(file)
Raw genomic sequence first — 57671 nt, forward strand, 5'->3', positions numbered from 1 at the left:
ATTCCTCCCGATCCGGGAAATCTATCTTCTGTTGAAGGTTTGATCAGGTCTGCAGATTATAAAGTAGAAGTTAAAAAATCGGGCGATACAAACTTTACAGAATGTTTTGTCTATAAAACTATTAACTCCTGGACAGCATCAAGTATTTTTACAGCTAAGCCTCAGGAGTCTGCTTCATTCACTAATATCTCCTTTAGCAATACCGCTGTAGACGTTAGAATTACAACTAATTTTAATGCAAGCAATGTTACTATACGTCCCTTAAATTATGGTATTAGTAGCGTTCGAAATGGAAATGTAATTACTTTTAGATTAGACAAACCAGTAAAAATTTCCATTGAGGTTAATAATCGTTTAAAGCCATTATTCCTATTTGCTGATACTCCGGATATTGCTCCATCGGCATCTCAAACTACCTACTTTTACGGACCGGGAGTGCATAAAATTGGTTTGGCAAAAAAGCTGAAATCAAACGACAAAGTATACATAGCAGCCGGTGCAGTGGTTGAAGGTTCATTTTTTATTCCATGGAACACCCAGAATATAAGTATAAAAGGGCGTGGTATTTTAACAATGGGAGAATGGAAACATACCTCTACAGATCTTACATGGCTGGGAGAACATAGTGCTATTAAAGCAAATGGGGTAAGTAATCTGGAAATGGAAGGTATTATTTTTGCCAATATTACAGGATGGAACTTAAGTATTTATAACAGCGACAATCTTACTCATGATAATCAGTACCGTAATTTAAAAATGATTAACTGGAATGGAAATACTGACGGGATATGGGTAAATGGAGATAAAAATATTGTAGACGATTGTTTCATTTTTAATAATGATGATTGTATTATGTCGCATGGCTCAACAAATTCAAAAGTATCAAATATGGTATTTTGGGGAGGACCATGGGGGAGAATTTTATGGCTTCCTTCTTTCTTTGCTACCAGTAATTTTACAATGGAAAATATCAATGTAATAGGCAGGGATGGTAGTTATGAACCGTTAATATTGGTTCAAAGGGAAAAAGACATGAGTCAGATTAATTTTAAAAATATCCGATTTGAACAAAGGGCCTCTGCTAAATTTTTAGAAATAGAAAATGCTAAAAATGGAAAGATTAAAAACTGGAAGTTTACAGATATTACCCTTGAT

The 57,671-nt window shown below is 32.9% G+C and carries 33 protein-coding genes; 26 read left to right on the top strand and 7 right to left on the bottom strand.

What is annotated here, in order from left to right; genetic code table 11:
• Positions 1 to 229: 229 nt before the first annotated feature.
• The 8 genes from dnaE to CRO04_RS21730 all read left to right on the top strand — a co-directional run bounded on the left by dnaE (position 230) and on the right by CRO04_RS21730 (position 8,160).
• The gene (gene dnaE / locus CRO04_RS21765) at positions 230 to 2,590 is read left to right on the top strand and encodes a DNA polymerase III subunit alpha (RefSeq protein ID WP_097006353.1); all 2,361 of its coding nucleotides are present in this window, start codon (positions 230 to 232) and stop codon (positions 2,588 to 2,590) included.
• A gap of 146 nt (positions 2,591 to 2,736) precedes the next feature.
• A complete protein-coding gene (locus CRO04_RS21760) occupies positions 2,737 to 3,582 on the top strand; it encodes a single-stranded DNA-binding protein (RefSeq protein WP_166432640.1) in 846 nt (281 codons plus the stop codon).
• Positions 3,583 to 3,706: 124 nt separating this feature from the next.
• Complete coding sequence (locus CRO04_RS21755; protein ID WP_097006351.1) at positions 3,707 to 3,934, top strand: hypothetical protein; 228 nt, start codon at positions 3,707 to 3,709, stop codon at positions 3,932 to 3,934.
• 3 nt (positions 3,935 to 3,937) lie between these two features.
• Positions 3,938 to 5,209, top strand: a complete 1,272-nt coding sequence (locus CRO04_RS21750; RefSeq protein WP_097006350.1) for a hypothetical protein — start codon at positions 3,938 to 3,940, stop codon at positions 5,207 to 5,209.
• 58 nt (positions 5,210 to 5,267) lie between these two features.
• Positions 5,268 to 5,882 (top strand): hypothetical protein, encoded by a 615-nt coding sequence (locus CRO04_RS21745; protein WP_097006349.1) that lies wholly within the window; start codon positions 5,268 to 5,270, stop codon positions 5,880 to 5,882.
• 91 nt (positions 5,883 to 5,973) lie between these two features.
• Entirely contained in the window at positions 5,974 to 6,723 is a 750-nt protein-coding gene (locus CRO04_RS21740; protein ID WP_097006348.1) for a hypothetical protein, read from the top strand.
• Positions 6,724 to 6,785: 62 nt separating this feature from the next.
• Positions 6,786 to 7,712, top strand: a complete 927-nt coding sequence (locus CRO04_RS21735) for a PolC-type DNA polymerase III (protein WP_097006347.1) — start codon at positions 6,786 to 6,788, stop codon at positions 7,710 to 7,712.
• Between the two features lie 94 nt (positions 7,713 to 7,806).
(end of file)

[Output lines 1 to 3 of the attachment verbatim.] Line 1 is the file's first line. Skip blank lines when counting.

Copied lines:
Raw genomic sequence first — 57671 nt, forward strand, 5'->3', positions numbered from 1 at the left:
ATTCCTCCCGATCCGGGAAATCTATCTTCTGTTGAAGGTTTGATCAGGTCTGCAGATTATAAAGTAGAAGTTAAAAAATCGGGCGATACAAACTTTACAGAATGTTTTGTCTATAAAACTATTAACTCCTGGACAGCATCAAGTATTTTTACAGCTAAGCCTCAGGAGTCTGCTTCATTCACTAATATCTCCTTTAGCAATACCGCTGTAGACGTTAGAATTACAACTAATTTTAATGCAAGCAATGTTACTATACGTCCCTTAAATTATGGTATTAGTAGCGTTCGAAATGGAAATGTAATTACTTTTAGATTAGACAAACCAGTAAAAATTTCCATTGAGGTTAATAATCGTTTAAAGCCATTATTCCTATTTGCTGATACTCCGGATATTGCTCCATCGGCATCTCAAACTACCTACTTTTACGGACCGGGAGTGCATAAAATTGGTTTGGCAAAAAAGCTGAAATCAAACGACAAAGTATACATAGCAGCCGGTGCAGTGGTTGAAGGTTCATTTTTTATTCCATGGAACACCCAGAATATAAGTATAAAAGGGCGTGGTATTTTAACAATGGGAGAATGGAAACATACCTCTACAGATCTTACATGGCTGGGAGAACATAGTGCTATTAAAGCAAATGGGGTAAGTAATCTGGAAATGGAAGGTATTATTTTTGCCAATATTACAGGATGGAACTTAAGTATTTATAACAGCGACAATCTTACTCATGATAATCAGTACCGTAATTTAAAAATGATTAACTGGAATGGAAATACTGACGGGATATGGGTAAATGGAGATAAAAATATTGTAGACGATTGTTTCATTTTTAATAATGATGATTGTATTATGTCGCATGGCTCAACAAATTCAAAAGTATCAAATATGGTATTTTGGGGAGGACCATGGGGGAGAATTTTATGGCTTCCTTCTTTCTTTGCTACCAGTAATTTTACAATGGAAAATATCAATGTAATAGGCAGGGATGGTAGTTATGAACCGTTAATATTGGTTCAAAGGGAAAAAGACATGAGTCAGATTAATTTTAAAAATATCCGATTTGAACAAAGGGCCTCTGCTAAATTTTTAGAAATAGAAAATGCTAAAAATGGAAAGATTAAAAACTGGAAGTTTACAGATATTACCCTTGAT

The 57,671-nt window shown below is 32.9% G+C and carries 33 protein-coding genes; 26 read left to right on the top strand and 7 right to left on the bottom strand.